this out, and even one in which the doctors actually tried to do a best
guess as to whether or not error made in hospitals were indeed fatal,
using the baseline that the patient would otherwise would be expected
to have left the hospital and lived another three months.

Remember, please, that as patients who are dying of cancer or old age
or some chronic disease become more and more frail, they become more
and more like a house of cards with too many cards. It becomes more and
more difficult to do ANYTHING for them without small imperfections in
your technique causing possibly major problems. Or to put it another
way, getting them to live through any interventive procedure takes
greater and greater skill until finally you hit the wall where only the
best surgeon or intensivist on the planet *might* be able to get them
through the next infection or stint on the ventilator or surgical
procedure (which they need to survive another couple of weeks) but that
person isn't available. That's *how* people often die if you have no
hospice and nobody is willing to "give up." Sorry. And you can always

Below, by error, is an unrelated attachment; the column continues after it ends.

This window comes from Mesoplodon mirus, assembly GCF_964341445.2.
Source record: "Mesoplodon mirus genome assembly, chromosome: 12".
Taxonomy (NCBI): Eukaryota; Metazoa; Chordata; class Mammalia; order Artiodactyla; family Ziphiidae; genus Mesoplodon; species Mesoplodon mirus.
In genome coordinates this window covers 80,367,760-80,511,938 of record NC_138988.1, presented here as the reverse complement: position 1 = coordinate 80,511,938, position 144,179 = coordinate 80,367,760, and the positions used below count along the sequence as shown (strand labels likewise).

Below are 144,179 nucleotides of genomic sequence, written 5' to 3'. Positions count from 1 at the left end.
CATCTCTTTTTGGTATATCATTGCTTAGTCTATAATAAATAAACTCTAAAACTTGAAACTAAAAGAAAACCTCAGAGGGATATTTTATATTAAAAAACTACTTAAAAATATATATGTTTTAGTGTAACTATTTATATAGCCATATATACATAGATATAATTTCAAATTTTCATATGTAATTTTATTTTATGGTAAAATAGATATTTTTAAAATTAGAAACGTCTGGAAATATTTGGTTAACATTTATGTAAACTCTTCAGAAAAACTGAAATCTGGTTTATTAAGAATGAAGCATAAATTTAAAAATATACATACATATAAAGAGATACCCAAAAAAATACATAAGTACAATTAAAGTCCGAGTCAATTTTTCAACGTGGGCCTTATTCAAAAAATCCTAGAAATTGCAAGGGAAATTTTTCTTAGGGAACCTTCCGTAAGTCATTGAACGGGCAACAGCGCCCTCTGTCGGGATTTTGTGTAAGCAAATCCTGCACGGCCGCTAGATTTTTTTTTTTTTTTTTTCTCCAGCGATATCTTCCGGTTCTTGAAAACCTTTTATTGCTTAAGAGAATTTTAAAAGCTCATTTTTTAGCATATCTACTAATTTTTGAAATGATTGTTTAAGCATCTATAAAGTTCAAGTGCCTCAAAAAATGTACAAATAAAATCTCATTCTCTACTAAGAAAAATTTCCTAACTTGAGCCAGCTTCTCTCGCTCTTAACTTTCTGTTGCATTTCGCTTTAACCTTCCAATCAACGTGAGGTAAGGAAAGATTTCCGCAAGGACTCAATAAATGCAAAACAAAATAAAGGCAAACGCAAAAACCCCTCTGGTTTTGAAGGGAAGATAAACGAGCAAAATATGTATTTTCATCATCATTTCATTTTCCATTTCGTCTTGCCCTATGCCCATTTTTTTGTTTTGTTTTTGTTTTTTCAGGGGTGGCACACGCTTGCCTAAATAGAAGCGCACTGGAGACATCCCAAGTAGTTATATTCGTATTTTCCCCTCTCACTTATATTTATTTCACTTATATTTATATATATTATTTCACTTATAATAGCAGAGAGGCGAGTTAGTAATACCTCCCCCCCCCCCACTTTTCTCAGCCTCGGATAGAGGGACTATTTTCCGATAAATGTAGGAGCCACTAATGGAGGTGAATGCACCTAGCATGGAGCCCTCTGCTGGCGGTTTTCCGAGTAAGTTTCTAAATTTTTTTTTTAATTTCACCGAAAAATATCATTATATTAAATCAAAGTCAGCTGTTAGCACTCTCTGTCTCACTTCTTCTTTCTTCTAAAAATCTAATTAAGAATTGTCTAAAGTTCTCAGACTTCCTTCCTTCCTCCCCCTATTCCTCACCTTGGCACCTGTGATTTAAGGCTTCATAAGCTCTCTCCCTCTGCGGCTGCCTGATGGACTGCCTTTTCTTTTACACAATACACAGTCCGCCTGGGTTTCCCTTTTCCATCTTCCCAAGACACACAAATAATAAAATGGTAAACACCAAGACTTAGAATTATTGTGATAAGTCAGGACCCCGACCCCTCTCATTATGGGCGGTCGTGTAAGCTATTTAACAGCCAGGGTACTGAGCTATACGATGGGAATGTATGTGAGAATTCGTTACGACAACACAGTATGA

witchhunt and find somebody to blame. Indeed, if the doctors refuse to
do anything, knowing that doing anything will probably be useless
and/or carry a high degree of causing yet more problems, you can always
fire them and find a doctor who's willing to try it anyway. Or you can
sue everybody for failure to provide care.

Here's a patient whose heart probably isn't up to the extra load of
hemodialysis. But their kidneys aren't working. The last time they were
dialyzed they nearly died, but didn't because the technician happened
to know the latest tricks of keeping the blood pressure just right with
the latest machine. But *that* guy's on vacation. So now what? If you
don't dialyze, the patient will surely die. If you do, the next tech
will probably kill them. But maybe not. There you go.